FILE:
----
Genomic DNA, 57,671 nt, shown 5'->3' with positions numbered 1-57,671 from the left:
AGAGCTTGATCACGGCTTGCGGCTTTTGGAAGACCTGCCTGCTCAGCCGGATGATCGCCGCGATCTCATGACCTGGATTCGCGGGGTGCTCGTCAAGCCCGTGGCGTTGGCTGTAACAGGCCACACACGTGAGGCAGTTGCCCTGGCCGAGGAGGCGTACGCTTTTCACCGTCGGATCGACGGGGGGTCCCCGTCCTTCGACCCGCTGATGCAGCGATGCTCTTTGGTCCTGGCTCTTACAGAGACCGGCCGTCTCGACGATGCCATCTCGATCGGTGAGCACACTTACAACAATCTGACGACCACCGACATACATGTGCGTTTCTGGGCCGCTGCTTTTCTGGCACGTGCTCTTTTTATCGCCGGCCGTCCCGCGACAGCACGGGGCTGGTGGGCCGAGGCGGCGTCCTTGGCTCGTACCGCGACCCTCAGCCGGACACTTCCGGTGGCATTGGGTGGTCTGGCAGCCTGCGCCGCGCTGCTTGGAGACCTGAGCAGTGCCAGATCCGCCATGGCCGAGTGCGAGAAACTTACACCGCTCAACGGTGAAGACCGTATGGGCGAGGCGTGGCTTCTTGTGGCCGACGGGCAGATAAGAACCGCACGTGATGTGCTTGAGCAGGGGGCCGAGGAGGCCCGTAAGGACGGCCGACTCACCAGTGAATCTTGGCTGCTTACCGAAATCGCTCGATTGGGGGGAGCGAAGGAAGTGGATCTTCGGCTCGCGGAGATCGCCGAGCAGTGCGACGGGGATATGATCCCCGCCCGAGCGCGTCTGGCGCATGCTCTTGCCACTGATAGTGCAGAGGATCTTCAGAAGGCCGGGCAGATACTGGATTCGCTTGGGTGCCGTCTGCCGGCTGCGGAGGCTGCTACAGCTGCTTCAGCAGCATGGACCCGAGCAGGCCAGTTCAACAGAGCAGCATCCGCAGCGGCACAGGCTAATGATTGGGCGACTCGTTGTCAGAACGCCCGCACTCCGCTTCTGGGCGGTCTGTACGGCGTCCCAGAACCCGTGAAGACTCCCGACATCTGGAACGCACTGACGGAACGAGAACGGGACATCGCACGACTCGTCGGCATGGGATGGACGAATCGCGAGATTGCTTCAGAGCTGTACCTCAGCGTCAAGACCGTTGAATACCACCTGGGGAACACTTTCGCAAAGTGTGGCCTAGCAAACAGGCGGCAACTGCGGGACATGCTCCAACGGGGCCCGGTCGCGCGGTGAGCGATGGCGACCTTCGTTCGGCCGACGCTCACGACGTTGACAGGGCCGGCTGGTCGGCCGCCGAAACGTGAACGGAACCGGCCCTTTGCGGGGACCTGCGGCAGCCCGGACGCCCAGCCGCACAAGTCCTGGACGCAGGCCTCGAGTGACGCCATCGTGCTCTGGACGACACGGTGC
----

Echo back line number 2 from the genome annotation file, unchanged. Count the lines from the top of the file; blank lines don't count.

AGAGCTTGATCACGGCTTGCGGCTTTTGGAAGACCTGCCTGCTCAGCCGGATGATCGCCGCGATCTCATGACCTGGATTCGCGGGGTGCTCGTCAAGCCCGTGGCGTTGGCTGTAACAGGCCACACACGTGAGGCAGTTGCCCTGGCCGAGGAGGCGTACGCTTTTCACCGTCGGATCGACGGGGGGTCCCCGTCCTTCGACCCGCTGATGCAGCGATGCTCTTTGGTCCTGGCTCTTACAGAGACCGGCCGTCTCGACGATGCCATCTCGATCGGTGAGCACACTTACAACAATCTGACGACCACCGACATACATGTGCGTTTCTGGGCCGCTGCTTTTCTGGCACGTGCTCTTTTTATCGCCGGCCGTCCCGCGACAGCACGGGGCTGGTGGGCCGAGGCGGCGTCCTTGGCTCGTACCGCGACCCTCAGCCGGACACTTCCGGTGGCATTGGGTGGTCTGGCAGCCTGCGCCGCGCTGCTTGGAGACCTGAGCAGTGCCAGATCCGCCATGGCCGAGTGCGAGAAACTTACACCGCTCAACGGTGAAGACCGTATGGGCGAGGCGTGGCTTCTTGTGGCCGACGGGCAGATAAGAACCGCACGTGATGTGCTTGAGCAGGGGGCCGAGGAGGCCCGTAAGGACGGCCGACTCACCAGTGAATCTTGGCTGCTTACCGAAATCGCTCGATTGGGGGGAGCGAAGGAAGTGGATCTTCGGCTCGCGGAGATCGCCGAGCAGTGCGACGGGGATATGATCCCCGCCCGAGCGCGTCTGGCGCATGCTCTTGCCACTGATAGTGCAGAGGATCTTCAGAAGGCCGGGCAGATACTGGATTCGCTTGGGTGCCGTCTGCCGGCTGCGGAGGCTGCTACAGCTGCTTCAGCAGCATGGACCCGAGCAGGCCAGTTCAACAGAGCAGCATCCGCAGCGGCACAGGCTAATGATTGGGCGACTCGTTGTCAGAACGCCCGCACTCCGCTTCTGGGCGGTCTGTACGGCGTCCCAGAACCCGTGAAGACTCCCGACATCTGGAACGCACTGACGGAACGAGAACGGGACATCGCACGACTCGTCGGCATGGGATGGACGAATCGCGAGATTGCTTCAGAGCTGTACCTCAGCGTCAAGACCGTTGAATACCACCTGGGGAACACTTTCGCAAAGTGTGGCCTAGCAAACAGGCGGCAACTGCGGGACATGCTCCAACGGGGCCCGGTCGCGCGGTGAGCGATGGCGACCTTCGTTCGGCCGACGCTCACGACGTTGACAGGGCCGGCTGGTCGGCCGCCGAAACGTGAACGGAACCGGCCCTTTGCGGGGACCTGCGGCAGCCCGGACGCCCAGCCGCACAAGTCCTGGACGCAGGCCTCGAGTGACGCCATCGTGCTCTGGACGACACGGTGC